The studio head, manager, producer and talent agent died of chronic pulmonary heart disease at a Los Angeles hospital on Thursday, Aug. 7 around 9 p.m., confirms information from Brillstein Entertainment Partners.
Bernard J. Brillstein was born April 26, 1931 in Manhattan to Moe and Tillie Brillstein. After graduating from New York University and serving time in the military, Brillstein started his showbiz career path as many do, in the mailroom of the William Morris Agency in New York.
Diligence and hard work paid off. He eventually became a talent agent and then a TV manager-producer for the company in the 1960s. In Los Angeles he began to manage "SNL" stars such as Gilda Radner and John Belushi as well as Muppets creator Jim Henson and "Alf" voice and operator Paul Fusco. On the production side, he helped bring "Hee Haw," "The Muppet Show" and "SNL" to life.
In the 1980s, he met Brad Grey, with whom he later formed the production company Brillstein-Grey Entertainment. As executive producer, Brillstein's film credits include "The Blues Brothers," the two "Ghostbusters" films, "Happy Gilmore" and "The Cable Guy," among others. His TV resume also includes "The Larry Sanders Show," "It's Garry Shandling's Show," "Mr. Show With Bob and David," "Just Shoot Me" and "News Radio."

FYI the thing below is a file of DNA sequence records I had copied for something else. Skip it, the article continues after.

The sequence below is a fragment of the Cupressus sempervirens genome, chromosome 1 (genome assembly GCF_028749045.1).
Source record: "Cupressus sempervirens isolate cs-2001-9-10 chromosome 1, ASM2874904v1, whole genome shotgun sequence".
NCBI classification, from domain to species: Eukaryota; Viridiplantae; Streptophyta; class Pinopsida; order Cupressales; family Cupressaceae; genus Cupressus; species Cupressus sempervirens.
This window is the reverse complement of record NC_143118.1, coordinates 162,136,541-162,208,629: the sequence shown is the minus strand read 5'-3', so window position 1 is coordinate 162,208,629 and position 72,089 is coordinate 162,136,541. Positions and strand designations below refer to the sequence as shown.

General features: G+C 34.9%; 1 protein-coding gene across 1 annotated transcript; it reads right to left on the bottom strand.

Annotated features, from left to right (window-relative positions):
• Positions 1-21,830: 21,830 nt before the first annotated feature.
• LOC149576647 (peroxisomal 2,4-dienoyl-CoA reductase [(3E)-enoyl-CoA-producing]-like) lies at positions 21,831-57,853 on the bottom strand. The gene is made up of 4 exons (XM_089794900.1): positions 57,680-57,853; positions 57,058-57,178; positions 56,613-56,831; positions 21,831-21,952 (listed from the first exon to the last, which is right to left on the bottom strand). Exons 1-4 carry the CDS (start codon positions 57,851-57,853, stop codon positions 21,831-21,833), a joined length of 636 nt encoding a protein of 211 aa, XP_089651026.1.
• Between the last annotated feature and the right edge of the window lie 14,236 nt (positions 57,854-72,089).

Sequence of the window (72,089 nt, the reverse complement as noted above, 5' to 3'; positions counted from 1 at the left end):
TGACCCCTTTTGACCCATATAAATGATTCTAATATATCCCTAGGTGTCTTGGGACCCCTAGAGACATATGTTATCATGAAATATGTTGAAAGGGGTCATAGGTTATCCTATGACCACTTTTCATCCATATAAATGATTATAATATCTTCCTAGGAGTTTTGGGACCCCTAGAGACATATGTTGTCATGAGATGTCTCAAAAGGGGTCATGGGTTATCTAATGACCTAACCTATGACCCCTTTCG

Brillstein sold his shares of the company to Grey in 1996, who then sold his interest in 2005 in order to become chairman and CEO of Paramount Pictures. The company was renamed Brillstein Entertainment Partners.
Brillstein also co-wrote the 1999 memoir "Where Did I Go Right?: You're No One in Hollywood Unless Someone Wants You Dead" and in 2001 received his star on the Hollywood Walk of Fame.
He is survived by his wife Carrie, daughter Leigh and Kate Brillstein, and three sons Michael Brillstein, David and Nick Koskoff.